If there is an undeveloped area in the 401(k) marketplace for an advisor to find a footing, it’s small businesses.
Tom Murphy, the head of delegated investments for consulting firm Mercer, views the small-business 401(k) market as a large opportunity for his company because it’s “pretty poorly served” by high-cost providers, often lack transparency and are saddled with poor options and disclosures.
There are an estimated 20 million small businesses, and though estimates vary most say that only about 50 percent have a retirement plan, says Matt Head, director of micro and small-business retirement products at Bank of America Merrill Lynch in Pennington, New Jersey. “You’re looking at a huge opportunity there with the remaining population.”
Automated advisory firms also see the opportunity. In September, Betterment, the automated investment platform that offers a version of its technology to financial advisors, announced Betterment for Biz to bring the same tools to participants in the small-plan defined contribution market. Part of the reason it appeals to the robos is because they can beat the legacy players on price, particularly in the small plan space. The BrightScope/ICI Defined Contribution Plan Profile: A Close Look at 401(k) Plans study reported that small plans paid substantially higher fees as a percentage of plan assets than larger plans in 2012. Plans with less than $1 million in assets paid total plan costs of 1.60 percent of plan assets, while plans in the $100 million to $250 million paid 0.54 percent.
What owners want
The growing presence of larger firms and automated services doesn’t mean that consultants will be squeezed out of the small-business plan market. But success does require understanding what business owners want, and sometimes what they need, even when they don’t know they need it. Murphy believes that high fees, for one, “certainly reduce the pile of retirement income available to participants,” and lowering them provides a natural competitive edge.
Heady says owners want plans that fit their budgets, particularly when starting a new one. Many owners have a misperception that plans are too expensive, he said, and advisors should correct that error. Owners also think they are too complex to implement, another area where consultants can add value.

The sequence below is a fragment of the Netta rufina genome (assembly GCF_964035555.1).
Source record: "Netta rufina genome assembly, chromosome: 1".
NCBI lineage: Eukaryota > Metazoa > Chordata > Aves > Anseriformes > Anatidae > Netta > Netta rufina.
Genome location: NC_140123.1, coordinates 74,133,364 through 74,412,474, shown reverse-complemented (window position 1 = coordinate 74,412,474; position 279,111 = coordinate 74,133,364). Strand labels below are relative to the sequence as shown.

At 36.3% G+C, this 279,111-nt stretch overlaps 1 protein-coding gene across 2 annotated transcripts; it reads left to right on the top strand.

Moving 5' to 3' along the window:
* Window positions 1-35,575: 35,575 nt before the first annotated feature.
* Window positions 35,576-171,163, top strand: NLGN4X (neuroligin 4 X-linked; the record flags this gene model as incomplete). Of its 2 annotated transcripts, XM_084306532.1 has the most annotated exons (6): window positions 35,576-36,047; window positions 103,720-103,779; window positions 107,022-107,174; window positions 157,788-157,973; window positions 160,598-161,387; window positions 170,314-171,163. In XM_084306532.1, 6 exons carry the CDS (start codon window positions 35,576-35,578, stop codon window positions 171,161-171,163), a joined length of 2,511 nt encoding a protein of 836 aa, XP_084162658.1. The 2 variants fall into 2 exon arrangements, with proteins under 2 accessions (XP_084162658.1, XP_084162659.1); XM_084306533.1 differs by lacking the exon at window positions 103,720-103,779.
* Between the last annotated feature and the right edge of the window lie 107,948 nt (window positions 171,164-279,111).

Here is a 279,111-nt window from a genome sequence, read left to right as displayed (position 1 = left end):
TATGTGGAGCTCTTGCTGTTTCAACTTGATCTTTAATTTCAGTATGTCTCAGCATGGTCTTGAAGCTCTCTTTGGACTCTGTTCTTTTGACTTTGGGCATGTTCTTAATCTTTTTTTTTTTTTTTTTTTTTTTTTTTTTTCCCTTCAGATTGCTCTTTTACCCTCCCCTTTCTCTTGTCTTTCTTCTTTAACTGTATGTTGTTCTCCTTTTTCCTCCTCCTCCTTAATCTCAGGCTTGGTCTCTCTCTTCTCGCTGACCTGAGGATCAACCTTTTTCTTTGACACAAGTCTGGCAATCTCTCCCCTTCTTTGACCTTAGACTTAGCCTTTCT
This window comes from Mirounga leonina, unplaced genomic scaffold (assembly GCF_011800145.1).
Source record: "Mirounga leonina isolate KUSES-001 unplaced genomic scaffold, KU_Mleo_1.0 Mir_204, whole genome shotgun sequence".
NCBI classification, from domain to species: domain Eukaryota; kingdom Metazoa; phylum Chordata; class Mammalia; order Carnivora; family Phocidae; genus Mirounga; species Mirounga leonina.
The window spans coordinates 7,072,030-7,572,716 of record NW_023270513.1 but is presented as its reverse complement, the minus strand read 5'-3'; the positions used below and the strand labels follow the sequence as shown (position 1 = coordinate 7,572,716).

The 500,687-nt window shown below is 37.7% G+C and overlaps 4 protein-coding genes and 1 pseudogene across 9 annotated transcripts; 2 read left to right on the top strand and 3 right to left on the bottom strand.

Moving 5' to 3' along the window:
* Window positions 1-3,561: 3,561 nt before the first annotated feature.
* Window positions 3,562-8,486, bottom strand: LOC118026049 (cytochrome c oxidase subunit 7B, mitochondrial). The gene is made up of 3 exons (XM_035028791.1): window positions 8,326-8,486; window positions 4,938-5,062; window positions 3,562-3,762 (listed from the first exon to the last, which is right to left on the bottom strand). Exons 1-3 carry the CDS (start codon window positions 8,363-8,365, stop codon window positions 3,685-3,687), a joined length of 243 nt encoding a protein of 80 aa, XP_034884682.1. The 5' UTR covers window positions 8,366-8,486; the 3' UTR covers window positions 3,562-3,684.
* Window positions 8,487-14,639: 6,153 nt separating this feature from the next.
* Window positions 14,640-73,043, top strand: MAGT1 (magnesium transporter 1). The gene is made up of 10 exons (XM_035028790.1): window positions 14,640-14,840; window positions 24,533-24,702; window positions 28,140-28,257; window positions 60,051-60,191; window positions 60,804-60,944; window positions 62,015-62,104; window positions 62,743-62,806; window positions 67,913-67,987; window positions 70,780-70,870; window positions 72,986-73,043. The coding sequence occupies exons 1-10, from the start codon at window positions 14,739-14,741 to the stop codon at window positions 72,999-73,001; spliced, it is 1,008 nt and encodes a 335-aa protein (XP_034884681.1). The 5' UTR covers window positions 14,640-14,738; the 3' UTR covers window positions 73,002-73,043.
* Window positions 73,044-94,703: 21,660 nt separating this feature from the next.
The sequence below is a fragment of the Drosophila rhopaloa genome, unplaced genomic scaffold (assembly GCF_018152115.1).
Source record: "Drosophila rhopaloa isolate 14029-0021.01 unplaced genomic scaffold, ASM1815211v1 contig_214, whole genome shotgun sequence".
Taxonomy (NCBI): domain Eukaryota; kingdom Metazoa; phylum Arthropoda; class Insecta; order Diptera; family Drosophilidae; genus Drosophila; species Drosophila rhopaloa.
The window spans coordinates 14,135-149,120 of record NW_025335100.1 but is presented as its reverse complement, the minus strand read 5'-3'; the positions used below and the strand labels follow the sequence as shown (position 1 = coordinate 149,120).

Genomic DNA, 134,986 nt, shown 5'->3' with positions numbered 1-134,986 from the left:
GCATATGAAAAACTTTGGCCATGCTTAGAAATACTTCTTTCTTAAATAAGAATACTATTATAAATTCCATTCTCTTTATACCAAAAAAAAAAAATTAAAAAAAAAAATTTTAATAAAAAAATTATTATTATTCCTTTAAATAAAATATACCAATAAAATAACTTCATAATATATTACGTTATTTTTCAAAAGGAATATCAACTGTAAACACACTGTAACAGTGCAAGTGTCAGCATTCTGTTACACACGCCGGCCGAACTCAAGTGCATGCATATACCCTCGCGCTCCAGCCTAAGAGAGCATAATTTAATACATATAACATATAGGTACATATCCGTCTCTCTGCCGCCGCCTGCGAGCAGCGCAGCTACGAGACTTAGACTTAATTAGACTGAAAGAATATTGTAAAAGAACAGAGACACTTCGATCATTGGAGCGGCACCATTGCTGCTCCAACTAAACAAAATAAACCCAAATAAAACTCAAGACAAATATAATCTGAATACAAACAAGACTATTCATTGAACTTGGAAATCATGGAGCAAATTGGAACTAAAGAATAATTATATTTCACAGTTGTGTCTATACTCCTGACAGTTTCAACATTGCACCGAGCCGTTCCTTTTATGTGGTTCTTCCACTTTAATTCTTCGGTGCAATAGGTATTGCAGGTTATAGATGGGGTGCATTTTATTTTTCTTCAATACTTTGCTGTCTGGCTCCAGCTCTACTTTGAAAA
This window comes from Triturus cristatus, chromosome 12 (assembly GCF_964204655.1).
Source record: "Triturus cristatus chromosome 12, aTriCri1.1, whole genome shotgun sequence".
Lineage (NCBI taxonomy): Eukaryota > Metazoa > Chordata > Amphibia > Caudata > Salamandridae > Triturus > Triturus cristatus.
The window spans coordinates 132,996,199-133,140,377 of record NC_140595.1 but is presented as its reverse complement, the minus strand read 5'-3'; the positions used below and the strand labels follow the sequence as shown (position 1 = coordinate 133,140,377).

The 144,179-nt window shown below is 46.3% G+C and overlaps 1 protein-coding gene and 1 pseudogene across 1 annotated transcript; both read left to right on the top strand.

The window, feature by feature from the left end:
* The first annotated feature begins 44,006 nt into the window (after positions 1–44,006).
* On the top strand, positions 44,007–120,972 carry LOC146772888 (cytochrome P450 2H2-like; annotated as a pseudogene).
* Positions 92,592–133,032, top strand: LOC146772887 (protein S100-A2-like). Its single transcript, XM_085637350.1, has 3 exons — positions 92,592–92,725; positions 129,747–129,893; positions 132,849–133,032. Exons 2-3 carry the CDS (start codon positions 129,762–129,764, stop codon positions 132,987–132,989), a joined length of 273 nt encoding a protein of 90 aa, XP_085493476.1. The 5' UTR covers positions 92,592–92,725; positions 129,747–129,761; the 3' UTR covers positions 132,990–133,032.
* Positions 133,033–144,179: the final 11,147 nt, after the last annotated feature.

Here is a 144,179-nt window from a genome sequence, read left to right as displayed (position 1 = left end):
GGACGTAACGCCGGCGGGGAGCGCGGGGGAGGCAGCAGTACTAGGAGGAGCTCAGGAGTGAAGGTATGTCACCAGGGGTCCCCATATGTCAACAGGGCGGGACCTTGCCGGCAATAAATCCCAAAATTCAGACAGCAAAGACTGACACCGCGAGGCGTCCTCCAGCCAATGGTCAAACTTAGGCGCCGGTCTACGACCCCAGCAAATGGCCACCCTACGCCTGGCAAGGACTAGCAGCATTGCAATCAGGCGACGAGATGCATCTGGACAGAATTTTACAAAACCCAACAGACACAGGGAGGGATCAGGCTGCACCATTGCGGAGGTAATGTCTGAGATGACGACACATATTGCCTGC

In Heady’s experience, there are other a few consistent myths that consultants should expect to bump up against when going after the market: The owners think they will rely on the eventual sale of the business to fund retirement, they have plenty of time to think about it later, and they don’t need a retirement plan to attract and keep employees. All of these myths should be challenged, he says.
Betterment’s announcement generated ample media attention but is the automated advice platform likely to impact consultants’ business? It’s hard to envision most business owners deciding to adopt a 401(k) plan without prompting and subsequently running a Web search for inexpensive online solutions. It’s certainly imaginable for younger, tech-savvy owners, but how many of their companies have the cash flow stability required to support a plan? And how many owners will be willing to offer only ETF investments in their companies’ plans?
Another possible outcome could be for consultants to include Betterment or other low-cost platforms among the plan options they consider. The development of the Betterment Institutional platform shows that the firm is willing to work with third-party advisors, although there has not been any indication that their 401(k) platform will go in the same direction. But Schwab’s decision earlier this year to bring consultants back into its Schwab Index Advantage 401(k) plan shows the difficulty of selling into the market without consultants. Perhaps Betterment and other robo-advisers considering the small business 401(k) arena will go the same route.